CS Education

Saturday, June 18th, 2011

Hi Computing Alumni:

Hard to believe it was 10 years ago this Fall that I entered Hampshire College and had the course of my education altered by a 200-level class in Evolutionary Computation taught be Lee Spector.  From then on I focused on AI research, particularly in Genetic Programming, and Lee chaired my Div III: evolving teams of Quidditch-playing computer programs.

Since then, my career and interests have moved toward the intersection of computer science and education.  I have been working as an educator and curriculum developer in some capacity or another for the last four years, currently as an instructor with Year Up (http://www.yearup.org).  Year Up is a national nonprofit whose mission is to close the opportunity divide by providing urban young adults with technical and soft skills training, college credits, and a corporate internship.

In 2009 (at Year Up Bay Area), I developed a 24-hour programming course based on Program by Design project.  Executed as an extracurricular program, it took a small group of 18-24 year-olds who had never had a successful experience with math or CS classes from zero programming knowledge to developing games and animations in Scheme.  Several of the graduates of this course are now employed full-time at SalesForce, Mozilla and other tech companies in the San Francisco Bay Area.

Last year (at Year Up NYC) I developed a 7-week (70-hour) course in Software Quality Assurance.  This course was taught as an alternative to our existing Financial Operations and Information Technology academic tracks.  Students emerged from the course proficient in software development and SQA processes, software testing skills and strategies, and industry-standard testing tools (Bugzilla, JIRA, Selenium IDE).  Students were then placed in internships at Quality Assurance departments in leading companies (JP Morgan Chase, UBS, Deustche Bank, to name a few).  Feedback from those companies has been overwhelmingly positive.  Our students – with no college degrees or certifications, but with 70-hours of targeted, intensive training – are performing as well as or better than the college-educated entry-level testers these companies employ.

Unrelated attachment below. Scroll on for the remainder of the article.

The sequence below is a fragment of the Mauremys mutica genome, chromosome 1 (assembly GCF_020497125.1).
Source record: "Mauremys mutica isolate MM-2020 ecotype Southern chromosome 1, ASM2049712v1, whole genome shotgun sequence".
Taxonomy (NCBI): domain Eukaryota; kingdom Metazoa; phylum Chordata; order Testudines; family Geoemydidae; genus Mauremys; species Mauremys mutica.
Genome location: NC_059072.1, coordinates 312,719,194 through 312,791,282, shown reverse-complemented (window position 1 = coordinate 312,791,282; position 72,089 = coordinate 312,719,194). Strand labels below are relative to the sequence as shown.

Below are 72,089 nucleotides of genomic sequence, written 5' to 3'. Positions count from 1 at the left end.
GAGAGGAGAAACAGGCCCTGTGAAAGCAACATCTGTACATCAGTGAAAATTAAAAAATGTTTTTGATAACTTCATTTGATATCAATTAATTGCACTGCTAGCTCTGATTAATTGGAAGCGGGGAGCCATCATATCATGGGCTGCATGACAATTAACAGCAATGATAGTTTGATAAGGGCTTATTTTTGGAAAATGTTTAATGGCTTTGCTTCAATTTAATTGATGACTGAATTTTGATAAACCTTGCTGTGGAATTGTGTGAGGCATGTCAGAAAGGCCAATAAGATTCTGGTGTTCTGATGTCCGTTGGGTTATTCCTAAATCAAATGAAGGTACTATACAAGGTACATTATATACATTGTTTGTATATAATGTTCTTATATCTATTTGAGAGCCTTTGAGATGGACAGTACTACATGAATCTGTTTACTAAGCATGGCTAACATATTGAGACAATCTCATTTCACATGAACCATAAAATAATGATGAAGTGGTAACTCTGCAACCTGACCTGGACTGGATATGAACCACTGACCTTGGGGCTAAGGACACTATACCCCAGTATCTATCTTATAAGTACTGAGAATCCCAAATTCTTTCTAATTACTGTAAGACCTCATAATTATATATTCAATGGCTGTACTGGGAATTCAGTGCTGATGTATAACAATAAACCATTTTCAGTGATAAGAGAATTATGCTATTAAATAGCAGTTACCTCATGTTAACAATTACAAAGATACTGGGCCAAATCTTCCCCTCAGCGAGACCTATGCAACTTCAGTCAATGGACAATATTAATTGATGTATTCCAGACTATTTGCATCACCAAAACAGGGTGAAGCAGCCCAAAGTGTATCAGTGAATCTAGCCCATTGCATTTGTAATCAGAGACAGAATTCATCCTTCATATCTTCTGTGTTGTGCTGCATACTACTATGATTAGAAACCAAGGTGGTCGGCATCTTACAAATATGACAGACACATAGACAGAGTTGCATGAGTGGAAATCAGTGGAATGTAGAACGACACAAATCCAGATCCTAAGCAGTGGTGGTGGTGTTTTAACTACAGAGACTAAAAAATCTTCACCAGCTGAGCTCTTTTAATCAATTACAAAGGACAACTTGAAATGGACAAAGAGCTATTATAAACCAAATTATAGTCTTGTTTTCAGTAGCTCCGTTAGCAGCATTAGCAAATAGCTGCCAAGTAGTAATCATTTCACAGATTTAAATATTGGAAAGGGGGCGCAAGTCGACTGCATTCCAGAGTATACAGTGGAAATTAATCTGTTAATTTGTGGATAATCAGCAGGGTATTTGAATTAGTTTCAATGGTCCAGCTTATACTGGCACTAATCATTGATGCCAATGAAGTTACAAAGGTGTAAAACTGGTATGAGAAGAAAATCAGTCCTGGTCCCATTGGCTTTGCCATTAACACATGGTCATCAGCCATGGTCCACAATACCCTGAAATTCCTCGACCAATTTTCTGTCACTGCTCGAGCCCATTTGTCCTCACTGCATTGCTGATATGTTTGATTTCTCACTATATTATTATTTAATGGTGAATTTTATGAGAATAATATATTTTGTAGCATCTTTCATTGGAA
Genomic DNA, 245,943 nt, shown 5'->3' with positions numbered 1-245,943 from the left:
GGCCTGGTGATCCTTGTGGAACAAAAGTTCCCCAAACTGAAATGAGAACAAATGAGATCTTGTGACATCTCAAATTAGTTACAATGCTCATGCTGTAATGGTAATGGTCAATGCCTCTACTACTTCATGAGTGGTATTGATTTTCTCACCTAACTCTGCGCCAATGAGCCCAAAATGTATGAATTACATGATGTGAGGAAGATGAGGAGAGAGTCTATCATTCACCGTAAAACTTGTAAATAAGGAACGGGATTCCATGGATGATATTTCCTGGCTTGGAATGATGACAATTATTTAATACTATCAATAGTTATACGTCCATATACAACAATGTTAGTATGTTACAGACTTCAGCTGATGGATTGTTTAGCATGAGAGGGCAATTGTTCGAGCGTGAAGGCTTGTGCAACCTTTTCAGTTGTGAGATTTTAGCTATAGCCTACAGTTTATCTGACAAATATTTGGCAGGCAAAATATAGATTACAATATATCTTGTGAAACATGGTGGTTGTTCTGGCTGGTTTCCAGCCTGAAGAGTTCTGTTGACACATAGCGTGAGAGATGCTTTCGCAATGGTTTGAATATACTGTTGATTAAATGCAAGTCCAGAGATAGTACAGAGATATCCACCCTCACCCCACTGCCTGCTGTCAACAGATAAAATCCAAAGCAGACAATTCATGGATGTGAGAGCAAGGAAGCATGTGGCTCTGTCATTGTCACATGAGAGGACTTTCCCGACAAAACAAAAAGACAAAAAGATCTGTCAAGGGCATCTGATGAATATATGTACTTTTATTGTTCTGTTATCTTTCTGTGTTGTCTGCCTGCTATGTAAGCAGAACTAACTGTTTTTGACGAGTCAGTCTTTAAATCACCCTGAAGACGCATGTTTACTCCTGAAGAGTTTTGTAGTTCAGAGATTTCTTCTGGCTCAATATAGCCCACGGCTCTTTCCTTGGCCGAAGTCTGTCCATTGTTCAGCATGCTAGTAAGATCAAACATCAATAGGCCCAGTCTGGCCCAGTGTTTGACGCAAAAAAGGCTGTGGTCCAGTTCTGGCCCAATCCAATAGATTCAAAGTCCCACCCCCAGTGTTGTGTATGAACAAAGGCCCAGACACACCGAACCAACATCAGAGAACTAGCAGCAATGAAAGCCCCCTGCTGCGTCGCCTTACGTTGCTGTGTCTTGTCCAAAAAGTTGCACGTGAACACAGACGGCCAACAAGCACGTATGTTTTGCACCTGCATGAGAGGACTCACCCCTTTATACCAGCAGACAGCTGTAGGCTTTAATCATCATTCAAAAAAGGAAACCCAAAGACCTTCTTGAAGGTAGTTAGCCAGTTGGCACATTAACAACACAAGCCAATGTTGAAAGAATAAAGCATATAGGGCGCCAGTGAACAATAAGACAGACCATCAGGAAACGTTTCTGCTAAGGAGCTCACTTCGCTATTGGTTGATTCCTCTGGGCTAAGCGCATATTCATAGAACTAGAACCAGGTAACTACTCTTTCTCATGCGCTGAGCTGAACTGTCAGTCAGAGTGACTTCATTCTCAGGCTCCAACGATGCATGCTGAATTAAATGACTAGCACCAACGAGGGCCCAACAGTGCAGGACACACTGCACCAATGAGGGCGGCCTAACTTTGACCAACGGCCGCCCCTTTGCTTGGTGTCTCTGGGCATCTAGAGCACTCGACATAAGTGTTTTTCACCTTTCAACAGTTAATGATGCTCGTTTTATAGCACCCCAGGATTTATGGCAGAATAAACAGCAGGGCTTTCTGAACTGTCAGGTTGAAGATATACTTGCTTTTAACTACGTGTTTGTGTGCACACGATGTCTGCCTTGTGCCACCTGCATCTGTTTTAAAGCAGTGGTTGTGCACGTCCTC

I’m really interested in continuing to explore new ideas in technology and computer science education.  In particular, I’d like to research alternatives to both the sequence and content of the traditional CS curriculum as well as how that content is delivered (college courses spread out over a semester vs. shorter, immersive courses, for example).  The nontraditional courses I took at Hampshire are one of the primary drivers of my belief that there are different and better ways of doing things in CS education.  If you share any of these interests, drop me a line!  I would love to swap stories and ideas.

Best Regards,

Raphael Crawford-Marks, F2001
raphael d0t crawfordmarks @t gmail d0t com